Since then, the issue has attracted political attention. Dravida Munnetra Kazhagam (DMK) President MK Stalin has criticised the ruling All India Anna Dravida Munnetra Kazhagam (AIADMK) state government (a BJP ally) and the Centre for supporting Sterlite. Stalin promised the “permanent closure” of the plant if his party comes to power. At the time of the incident, actor-turned-politician Kamal Haasan also joined the anti-Sterlite protests, while Congress President Rahul Gandhi called the violence “state-sponsored terrorism”.

Sterlite CEO Pankaj Kumar says the company hopes to re-start operations in a “couple of months”, with the next hearing at the Madras High Court on June 11, and hopes that the “political drama of the case will die down and the case will be heard in the right spirit”.

For families of victims, reopening of the plant would mean a longer road to justice. Snowlin’s mother Vanitha, who also participated in the protests last year, says that by just hoping to shut her up with a ₹20-lakh compensation, the government has yet again chosen industry over human rights. “They [the state] continue to monitor me closely, but I am not afraid and will continue to fight for my only daughter, and for people whose lives are at risk because of the pollution caused by Sterlite,” she says.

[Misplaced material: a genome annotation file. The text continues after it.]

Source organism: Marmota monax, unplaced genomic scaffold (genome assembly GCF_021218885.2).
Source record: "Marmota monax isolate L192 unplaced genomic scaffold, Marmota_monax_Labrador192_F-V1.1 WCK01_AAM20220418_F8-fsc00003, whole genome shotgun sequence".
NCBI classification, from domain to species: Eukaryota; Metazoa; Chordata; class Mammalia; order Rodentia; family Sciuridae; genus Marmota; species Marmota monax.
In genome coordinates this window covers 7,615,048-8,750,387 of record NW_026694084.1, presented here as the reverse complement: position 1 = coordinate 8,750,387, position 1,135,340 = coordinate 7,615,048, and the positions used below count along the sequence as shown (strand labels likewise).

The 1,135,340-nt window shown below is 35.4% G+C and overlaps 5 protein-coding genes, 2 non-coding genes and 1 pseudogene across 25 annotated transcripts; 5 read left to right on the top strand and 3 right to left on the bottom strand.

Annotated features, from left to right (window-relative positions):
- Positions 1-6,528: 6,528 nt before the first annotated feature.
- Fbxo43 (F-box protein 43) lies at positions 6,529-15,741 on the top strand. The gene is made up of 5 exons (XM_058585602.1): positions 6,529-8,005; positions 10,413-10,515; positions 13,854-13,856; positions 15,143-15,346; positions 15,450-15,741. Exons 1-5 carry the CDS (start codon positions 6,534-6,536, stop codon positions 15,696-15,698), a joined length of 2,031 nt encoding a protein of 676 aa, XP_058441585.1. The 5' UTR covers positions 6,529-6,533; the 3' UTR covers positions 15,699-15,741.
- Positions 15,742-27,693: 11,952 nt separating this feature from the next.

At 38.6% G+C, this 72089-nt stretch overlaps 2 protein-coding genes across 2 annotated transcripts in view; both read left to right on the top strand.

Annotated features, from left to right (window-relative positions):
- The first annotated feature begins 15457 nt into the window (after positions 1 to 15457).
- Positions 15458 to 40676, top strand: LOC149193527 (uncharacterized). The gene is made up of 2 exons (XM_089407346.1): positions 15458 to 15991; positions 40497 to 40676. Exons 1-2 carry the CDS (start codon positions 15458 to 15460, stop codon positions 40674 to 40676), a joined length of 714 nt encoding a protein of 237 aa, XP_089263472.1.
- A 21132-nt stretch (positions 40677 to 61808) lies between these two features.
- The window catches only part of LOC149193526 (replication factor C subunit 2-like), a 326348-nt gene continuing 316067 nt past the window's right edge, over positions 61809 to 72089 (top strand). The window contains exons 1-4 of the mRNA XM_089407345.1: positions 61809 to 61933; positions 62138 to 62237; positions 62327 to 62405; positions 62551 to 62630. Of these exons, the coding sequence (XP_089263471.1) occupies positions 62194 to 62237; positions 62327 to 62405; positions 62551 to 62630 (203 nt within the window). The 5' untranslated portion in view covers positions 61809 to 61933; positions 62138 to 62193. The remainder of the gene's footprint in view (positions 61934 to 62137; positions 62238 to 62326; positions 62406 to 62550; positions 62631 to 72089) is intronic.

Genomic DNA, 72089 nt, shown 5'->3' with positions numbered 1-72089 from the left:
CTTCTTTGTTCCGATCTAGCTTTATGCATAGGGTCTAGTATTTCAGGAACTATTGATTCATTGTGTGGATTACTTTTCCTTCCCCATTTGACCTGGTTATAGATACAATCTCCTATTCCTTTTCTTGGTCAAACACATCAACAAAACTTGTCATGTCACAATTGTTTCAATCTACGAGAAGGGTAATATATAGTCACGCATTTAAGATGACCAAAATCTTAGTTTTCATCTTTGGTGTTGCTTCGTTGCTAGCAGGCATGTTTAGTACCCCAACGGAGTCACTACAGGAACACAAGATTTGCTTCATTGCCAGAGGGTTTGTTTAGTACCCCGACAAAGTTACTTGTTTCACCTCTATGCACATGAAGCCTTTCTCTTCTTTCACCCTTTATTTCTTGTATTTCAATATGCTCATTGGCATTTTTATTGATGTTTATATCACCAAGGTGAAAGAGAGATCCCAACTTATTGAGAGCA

Sterlite's melting pot of woes(Clockwise from top left): Family members of Bharath, who died during anti-Sterlite protests, demand the government take action; Vanitha at the memorial service of her daughter J Snowlin, the youngest victim of the police firing; the protests in Thoothukudi sparked similar opposition for Vedanta and Sterlte across the country; family members of Jhansi, a victim of the police firing, say that the State must address their fight for justice
Image: Family members: Juno Franklin for Forbes India; Protest: Anushree Fadnavis / Hindustan Times Via Getty Images

Not too far, in the Therespuram locality, Jesubalan, a fisherman, has arranged a community lunch in memory of his wife Jhansi, 47, who was also killed in the protest. “She was returning home after visiting our daughter, when she was shot in the head,” he says. Ever since, Jesubalan has lost the will to even work. “My wife did not participate in the Sterlite protest that day, but lost her life. They say pollutants from the factory released into the water have killed fish, and with it, livelihoods. The government must take action.”